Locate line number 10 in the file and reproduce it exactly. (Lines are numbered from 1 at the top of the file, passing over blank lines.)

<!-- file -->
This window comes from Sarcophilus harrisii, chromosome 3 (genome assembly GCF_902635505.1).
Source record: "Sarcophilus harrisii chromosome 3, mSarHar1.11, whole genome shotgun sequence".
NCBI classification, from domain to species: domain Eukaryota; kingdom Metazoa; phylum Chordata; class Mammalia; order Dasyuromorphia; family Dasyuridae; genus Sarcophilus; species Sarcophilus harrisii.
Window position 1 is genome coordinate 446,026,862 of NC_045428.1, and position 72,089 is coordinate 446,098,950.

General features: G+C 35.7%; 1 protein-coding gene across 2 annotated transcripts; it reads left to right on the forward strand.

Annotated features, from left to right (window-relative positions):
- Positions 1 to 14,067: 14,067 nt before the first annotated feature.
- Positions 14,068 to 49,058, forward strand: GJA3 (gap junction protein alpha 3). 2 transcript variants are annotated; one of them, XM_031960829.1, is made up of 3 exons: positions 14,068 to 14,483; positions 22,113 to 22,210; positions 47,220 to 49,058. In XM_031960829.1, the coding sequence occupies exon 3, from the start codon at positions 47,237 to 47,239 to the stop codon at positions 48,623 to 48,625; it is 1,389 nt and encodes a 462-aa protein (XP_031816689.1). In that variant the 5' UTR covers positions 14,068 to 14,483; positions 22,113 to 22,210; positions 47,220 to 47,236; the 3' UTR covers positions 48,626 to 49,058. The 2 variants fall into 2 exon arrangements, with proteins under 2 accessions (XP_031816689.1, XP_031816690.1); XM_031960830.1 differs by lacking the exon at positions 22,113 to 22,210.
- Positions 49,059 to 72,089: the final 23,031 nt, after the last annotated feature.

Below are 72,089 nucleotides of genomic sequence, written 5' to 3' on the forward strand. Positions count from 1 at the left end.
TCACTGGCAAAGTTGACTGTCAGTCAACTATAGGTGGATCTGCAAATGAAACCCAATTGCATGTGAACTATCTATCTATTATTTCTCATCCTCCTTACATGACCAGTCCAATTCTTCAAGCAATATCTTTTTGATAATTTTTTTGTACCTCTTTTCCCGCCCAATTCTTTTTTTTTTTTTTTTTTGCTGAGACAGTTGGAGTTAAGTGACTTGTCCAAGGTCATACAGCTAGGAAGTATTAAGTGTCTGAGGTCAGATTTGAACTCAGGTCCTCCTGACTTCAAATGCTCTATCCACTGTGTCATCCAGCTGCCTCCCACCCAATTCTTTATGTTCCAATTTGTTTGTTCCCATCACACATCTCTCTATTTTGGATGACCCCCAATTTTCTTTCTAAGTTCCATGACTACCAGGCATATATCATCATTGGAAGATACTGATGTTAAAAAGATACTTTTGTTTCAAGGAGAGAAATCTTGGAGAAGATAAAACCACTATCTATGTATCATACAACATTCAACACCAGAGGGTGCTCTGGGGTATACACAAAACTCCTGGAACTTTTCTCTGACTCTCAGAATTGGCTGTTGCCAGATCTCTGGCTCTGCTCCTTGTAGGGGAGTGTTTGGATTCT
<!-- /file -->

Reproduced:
Below are 72,089 nucleotides of genomic sequence, written 5' to 3' on the forward strand. Positions count from 1 at the left end.